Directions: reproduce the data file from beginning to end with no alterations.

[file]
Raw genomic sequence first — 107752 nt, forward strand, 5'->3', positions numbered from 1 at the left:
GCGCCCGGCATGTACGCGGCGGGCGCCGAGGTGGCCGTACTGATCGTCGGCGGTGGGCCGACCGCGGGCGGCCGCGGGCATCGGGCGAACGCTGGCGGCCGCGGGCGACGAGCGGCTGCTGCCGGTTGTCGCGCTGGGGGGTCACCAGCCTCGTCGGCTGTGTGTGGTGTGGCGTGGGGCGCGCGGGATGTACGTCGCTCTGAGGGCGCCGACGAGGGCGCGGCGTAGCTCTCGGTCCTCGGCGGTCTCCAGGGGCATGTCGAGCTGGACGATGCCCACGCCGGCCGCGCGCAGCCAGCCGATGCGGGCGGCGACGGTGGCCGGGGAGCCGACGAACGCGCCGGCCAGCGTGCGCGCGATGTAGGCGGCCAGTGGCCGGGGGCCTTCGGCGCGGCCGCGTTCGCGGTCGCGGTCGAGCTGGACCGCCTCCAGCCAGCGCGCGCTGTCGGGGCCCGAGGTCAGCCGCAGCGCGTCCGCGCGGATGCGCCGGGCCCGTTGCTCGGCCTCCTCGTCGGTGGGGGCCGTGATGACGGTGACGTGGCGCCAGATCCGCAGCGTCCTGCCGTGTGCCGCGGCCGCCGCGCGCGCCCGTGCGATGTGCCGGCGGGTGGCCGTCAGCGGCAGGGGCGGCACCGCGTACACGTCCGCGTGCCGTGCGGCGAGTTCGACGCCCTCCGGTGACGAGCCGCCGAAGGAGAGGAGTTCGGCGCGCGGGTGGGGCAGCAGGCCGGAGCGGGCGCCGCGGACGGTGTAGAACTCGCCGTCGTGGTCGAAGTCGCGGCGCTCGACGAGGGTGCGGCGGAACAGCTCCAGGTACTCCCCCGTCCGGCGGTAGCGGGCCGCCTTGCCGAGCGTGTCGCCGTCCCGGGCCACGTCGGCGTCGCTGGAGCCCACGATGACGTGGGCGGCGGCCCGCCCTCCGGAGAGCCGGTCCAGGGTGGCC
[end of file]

Raw genomic sequence first — 107752 nt, forward strand, 5'->3', positions numbered from 1 at the left:
GCGCCCGGCATGTACGCGGCGGGCGCCGAGGTGGCCGTACTGATCGTCGGCGGTGGGCCGACCGCGGGCGGCCGCGGGCATCGGGCGAACGCTGGCGGCCGCGGGCGACGAGCGGCTGCTGCCGGTTGTCGCGCTGGGGGGTCACCAGCCTCGTCGGCTGTGTGTGGTGTGGCGTGGGGCGCGCGGGATGTACGTCGCTCTGAGGGCGCCGACGAGGGCGCGGCGTAGCTCTCGGTCCTCGGCGGTCTCCAGGGGCATGTCGAGCTGGACGATGCCCACGCCGGCCGCGCGCAGCCAGCCGATGCGGGCGGCGACGGTGGCCGGGGAGCCGACGAACGCGCCGGCCAGCGTGCGCGCGATGTAGGCGGCCAGTGGCCGGGGGCCTTCGGCGCGGCCGCGTTCGCGGTCGCGGTCGAGCTGGACCGCCTCCAGCCAGCGCGCGCTGTCGGGGCCCGAGGTCAGCCGCAGCGCGTCCGCGCGGATGCGCCGGGCCCGTTGCTCGGCCTCCTCGTCGGTGGGGGCCGTGATGACGGTGACGTGGCGCCAGATCCGCAGCGTCCTGCCGTGTGCCGCGGCCGCCGCGCGCGCCCGTGCGATGTGCCGGCGGGTGGCCGTCAGCGGCAGGGGCGGCACCGCGTACACGTCCGCGTGCCGTGCGGCGAGTTCGACGCCCTCCGGTGACGAGCCGCCGAAGGAGAGGAGTTCGGCGCGCGGGTGGGGCAGCAGGCCGGAGCGGGCGCCGCGGACGGTGTAGAACTCGCCGTCGTGGTCGAAGTCGCGGCGCTCGACGAGGGTGCGGCGGAACAGCTCCAGGTACTCCCCCGTCCGGCGGTAGCGGGCCGCCTTGCCGAGCGTGTCGCCGTCCCGGGCCACGTCGGCGTCGCTGGAGCCCACGATGACGTGGGCGGCGGCCCGCCCTCCGGAGAGCCGGTCCAGGGTGGCC